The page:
• "I have 0 CDs over 10 years old that still play."

        Protip: when you play Frisbee with your CDs, do not let your dog catch them.

    • by Luthair ( 847766 )
      Describing it is a collectible is crazy - do your 90s comics or sports cards have any value? Neither will vinyl - its mass produced and people aren't treating it as disposable because they assume it will have value.
  • by mykepredko ( 40154 ) on Friday June 30, 2017 @02:09PM (#54721241) Homepage

    I still have a few albums from when I was a teenager that never went on CD (Remember "The Secret Policeman's Balls")? My wife has a ton she wants to get onto her iPod.

    And to get them onto digital I got a USB turntable. Using the Audacity software to convert the output to .mp3s.

    I've just done a couple albums so far - I was pretty anal about keeping them clean and free of scratches while putting them on good quality cassettes (they've been played two to four times at most) - and I have to say I prefer the sound of CDs. The occasional pops and pickup hum that many people/hipsters find endearing, I find annoying and distracting from the music. I used to be pretty good at nailing tracks but it's not like riding a bicycle, I need to relearn it (although I'm breaking up the tracks fine using the software).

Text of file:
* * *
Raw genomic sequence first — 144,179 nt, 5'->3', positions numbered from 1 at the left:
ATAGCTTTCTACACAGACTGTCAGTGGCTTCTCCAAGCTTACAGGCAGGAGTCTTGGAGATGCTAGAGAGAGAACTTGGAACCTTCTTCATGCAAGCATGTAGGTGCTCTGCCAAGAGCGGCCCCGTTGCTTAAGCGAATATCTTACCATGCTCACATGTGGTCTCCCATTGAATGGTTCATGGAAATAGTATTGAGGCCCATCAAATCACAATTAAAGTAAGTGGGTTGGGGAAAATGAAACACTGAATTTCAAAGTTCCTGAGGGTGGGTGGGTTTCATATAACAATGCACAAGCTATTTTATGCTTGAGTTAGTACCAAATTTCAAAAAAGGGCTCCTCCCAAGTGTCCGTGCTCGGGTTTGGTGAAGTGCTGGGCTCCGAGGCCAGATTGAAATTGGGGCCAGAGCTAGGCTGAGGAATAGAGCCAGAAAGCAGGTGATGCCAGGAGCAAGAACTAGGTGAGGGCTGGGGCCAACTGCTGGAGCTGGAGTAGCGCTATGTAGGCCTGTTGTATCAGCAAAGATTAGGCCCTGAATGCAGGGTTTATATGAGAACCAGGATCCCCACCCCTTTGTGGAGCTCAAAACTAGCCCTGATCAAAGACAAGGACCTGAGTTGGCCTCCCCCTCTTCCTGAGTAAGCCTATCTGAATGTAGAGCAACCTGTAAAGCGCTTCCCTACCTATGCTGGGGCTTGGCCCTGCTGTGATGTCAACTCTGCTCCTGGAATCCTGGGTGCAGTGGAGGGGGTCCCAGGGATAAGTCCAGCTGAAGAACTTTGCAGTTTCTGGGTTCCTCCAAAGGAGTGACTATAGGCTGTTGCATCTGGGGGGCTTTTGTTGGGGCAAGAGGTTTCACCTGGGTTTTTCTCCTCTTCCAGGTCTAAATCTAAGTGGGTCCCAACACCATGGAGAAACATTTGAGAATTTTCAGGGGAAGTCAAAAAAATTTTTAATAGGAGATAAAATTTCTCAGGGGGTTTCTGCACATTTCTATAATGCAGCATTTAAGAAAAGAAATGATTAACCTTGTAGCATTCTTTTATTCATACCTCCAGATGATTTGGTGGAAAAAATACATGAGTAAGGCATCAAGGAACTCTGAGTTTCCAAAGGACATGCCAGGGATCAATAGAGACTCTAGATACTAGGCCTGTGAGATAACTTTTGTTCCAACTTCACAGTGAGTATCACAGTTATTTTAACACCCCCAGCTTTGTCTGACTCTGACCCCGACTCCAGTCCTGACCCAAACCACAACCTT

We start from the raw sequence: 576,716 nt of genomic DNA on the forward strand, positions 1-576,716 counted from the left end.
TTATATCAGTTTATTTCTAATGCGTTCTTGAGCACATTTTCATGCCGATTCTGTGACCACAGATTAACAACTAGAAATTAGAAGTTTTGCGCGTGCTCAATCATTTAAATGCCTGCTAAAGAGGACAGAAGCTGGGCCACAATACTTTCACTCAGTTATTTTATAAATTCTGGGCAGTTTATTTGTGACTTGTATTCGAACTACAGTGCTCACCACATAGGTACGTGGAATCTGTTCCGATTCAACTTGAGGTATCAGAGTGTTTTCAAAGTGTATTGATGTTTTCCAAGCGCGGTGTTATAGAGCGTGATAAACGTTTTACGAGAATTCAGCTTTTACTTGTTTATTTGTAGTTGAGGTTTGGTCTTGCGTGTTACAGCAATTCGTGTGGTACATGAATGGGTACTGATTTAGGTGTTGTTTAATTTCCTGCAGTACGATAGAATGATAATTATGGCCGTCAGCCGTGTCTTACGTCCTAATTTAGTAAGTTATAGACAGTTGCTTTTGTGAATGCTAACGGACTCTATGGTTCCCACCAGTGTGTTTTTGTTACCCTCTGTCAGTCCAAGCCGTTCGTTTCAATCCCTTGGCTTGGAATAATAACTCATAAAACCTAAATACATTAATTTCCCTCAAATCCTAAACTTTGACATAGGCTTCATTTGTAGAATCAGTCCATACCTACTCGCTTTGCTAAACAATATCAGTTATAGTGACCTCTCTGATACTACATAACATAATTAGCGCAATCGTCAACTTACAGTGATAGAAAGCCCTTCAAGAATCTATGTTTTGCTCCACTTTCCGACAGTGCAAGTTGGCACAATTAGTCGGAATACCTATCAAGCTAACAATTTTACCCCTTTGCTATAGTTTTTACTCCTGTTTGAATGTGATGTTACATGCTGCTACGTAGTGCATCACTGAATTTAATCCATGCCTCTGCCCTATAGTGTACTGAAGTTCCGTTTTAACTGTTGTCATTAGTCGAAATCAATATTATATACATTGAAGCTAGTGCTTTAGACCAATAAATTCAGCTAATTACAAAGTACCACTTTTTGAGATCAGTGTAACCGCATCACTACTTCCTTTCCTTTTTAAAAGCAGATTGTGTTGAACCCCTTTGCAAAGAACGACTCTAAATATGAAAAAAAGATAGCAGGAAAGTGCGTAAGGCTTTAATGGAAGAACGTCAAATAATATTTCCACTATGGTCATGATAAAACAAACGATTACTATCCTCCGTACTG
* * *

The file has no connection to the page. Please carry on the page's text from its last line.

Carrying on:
I was surprised at how the quality of the turntables don't seem to match the quality of 35 years ago. My previous turntable was a direct drive Technics that was built from solid aluminum castings; Shure cartridge and I can't remember who made the needle. I bought a highly rated Audio-Technica which is more than serviceable and produces nice sound, but I definitely prefer what comes straight from a CD, iTunes or Amazon.

    I know my son will be scandalized at this post but I grew up in the age of (great) LPs and despite not having the same album artwork, I don't miss LPs at all.

    • I was surprised at how the quality of the turntables don't seem to match the quality of 35 years ago.